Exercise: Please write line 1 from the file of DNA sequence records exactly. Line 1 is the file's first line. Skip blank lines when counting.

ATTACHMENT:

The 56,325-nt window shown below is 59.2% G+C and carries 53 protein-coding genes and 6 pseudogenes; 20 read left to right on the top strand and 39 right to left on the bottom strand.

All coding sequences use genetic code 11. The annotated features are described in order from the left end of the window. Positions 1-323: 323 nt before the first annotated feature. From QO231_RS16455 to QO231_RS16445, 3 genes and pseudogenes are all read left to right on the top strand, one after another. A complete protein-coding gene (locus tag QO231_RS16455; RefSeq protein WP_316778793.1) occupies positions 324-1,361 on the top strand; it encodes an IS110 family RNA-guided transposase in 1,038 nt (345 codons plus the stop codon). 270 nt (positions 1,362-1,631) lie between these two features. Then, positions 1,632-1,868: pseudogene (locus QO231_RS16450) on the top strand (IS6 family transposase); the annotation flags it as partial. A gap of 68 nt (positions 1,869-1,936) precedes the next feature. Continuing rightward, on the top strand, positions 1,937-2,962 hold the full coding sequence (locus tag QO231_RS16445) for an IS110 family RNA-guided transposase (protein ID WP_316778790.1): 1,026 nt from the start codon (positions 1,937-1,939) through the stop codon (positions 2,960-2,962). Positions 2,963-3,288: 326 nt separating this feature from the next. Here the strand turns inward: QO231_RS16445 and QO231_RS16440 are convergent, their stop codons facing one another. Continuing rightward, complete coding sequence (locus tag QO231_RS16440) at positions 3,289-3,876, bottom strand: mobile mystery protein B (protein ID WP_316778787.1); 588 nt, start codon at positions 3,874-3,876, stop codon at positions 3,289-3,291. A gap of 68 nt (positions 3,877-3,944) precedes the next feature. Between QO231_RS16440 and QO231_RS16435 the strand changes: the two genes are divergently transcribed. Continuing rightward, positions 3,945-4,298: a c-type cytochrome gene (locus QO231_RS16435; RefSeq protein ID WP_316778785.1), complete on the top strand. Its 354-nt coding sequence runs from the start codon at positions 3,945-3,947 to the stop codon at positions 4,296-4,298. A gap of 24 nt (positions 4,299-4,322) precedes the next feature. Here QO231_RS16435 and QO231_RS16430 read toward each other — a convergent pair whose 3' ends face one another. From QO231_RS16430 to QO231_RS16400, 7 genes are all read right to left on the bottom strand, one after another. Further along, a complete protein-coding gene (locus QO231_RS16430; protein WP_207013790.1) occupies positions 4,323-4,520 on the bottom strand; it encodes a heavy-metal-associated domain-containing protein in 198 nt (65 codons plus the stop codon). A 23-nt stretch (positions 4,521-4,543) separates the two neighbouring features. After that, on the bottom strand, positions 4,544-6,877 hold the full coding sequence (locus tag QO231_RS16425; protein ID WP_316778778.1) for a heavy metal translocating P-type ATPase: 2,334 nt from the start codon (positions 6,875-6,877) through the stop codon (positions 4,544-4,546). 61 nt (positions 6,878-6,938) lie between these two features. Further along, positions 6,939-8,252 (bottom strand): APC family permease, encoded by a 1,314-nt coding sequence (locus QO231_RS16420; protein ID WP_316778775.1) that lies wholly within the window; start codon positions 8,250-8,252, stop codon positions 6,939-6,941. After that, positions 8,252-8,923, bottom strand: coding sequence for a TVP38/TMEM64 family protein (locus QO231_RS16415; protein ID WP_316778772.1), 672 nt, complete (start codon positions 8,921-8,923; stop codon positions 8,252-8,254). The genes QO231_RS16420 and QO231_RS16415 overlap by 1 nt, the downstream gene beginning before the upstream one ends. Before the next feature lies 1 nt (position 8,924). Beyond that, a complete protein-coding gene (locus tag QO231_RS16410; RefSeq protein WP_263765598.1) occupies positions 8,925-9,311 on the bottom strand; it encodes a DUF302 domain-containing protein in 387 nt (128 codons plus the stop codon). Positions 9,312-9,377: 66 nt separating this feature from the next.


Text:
The 56,325-nt window shown below is 59.2% G+C and carries 53 protein-coding genes and 6 pseudogenes; 20 read left to right on the top strand and 39 right to left on the bottom strand.